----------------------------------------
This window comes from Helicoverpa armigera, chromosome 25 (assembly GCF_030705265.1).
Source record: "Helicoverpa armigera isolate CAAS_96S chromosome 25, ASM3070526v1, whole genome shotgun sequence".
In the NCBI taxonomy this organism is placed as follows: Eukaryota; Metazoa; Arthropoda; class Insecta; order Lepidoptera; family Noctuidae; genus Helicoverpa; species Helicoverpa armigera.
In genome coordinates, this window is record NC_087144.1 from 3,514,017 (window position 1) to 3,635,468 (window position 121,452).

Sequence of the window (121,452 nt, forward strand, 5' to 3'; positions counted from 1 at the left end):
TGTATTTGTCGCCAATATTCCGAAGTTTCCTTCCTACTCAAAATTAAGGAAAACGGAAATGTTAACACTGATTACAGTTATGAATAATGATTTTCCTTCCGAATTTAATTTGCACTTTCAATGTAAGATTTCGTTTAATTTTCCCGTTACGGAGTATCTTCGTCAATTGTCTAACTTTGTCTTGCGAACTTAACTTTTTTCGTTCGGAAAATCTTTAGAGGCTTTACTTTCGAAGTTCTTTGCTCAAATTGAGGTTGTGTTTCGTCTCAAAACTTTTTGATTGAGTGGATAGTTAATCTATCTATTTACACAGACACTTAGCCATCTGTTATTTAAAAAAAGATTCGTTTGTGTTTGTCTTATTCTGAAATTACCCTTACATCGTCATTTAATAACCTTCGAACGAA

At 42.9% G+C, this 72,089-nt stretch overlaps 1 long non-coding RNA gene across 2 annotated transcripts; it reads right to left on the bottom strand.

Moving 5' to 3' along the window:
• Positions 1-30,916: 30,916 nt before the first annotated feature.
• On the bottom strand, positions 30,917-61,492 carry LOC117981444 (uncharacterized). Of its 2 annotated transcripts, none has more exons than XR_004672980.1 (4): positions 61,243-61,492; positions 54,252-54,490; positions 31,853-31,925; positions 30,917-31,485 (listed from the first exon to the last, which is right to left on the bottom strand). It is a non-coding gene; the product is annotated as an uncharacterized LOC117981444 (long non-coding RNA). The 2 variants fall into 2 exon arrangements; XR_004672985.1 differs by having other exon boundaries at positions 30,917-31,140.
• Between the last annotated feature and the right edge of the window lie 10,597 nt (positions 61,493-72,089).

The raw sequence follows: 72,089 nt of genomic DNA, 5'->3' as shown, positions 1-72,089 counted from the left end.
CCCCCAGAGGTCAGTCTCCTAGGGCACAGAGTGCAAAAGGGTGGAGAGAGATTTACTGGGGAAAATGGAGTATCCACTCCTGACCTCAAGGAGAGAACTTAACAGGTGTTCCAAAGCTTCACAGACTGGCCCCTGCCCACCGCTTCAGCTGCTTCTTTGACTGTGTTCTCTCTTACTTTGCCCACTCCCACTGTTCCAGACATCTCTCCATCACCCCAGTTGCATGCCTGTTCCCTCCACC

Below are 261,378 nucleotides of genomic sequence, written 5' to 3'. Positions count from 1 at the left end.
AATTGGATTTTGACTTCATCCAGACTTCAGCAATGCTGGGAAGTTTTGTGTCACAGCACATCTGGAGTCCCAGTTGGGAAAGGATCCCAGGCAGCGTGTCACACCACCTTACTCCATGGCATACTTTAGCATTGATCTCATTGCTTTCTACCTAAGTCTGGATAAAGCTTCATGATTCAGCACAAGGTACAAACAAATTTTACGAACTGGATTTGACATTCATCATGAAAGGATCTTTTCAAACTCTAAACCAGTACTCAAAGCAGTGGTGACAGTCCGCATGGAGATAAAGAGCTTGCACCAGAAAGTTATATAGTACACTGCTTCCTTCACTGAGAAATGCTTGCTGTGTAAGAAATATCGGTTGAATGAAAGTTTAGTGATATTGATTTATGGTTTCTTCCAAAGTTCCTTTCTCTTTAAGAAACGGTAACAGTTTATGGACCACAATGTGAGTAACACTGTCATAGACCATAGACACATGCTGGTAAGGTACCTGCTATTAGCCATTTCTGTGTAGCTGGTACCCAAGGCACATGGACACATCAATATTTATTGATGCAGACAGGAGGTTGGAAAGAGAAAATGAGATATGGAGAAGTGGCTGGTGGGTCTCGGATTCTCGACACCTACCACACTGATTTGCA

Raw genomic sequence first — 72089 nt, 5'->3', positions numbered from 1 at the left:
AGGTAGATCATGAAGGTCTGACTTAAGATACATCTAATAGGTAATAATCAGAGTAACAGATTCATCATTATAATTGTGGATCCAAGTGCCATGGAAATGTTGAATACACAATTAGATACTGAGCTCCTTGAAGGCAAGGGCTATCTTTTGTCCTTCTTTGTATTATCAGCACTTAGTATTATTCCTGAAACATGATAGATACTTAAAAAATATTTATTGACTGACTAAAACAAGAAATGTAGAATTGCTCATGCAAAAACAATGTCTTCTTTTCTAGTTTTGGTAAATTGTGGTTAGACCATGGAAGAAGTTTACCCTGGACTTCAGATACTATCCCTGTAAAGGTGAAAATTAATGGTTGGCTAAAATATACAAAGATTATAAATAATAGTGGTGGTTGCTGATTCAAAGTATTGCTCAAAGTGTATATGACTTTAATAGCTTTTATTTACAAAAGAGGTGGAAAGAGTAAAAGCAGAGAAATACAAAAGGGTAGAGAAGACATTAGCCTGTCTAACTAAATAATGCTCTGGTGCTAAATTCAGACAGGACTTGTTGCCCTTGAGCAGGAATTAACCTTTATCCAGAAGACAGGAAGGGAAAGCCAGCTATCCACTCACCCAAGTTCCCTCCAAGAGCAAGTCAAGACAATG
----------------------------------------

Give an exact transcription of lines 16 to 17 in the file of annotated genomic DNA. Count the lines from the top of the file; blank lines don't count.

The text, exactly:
Raw genomic sequence first — 72089 nt, 5'->3', positions numbered from 1 at the left:
AGGTAGATCATGAAGGTCTGACTTAAGATACATCTAATAGGTAATAATCAGAGTAACAGATTCATCATTATAATTGTGGATCCAAGTGCCATGGAAATGTTGAATACACAATTAGATACTGAGCTCCTTGAAGGCAAGGGCTATCTTTTGTCCTTCTTTGTATTATCAGCACTTAGTATTATTCCTGAAACATGATAGATACTTAAAAAATATTTATTGACTGACTAAAACAAGAAATGTAGAATTGCTCATGCAAAAACAATGTCTTCTTTTCTAGTTTTGGTAAATTGTGGTTAGACCATGGAAGAAGTTTACCCTGGACTTCAGATACTATCCCTGTAAAGGTGAAAATTAATGGTTGGCTAAAATATACAAAGATTATAAATAATAGTGGTGGTTGCTGATTCAAAGTATTGCTCAAAGTGTATATGACTTTAATAGCTTTTATTTACAAAAGAGGTGGAAAGAGTAAAAGCAGAGAAATACAAAAGGGTAGAGAAGACATTAGCCTGTCTAACTAAATAATGCTCTGGTGCTAAATTCAGACAGGACTTGTTGCCCTTGAGCAGGAATTAACCTTTATCCAGAAGACAGGAAGGGAAAGCCAGCTATCCACTCACCCAAGTTCCCTCCAAGAGCAAGTCAAGACAATG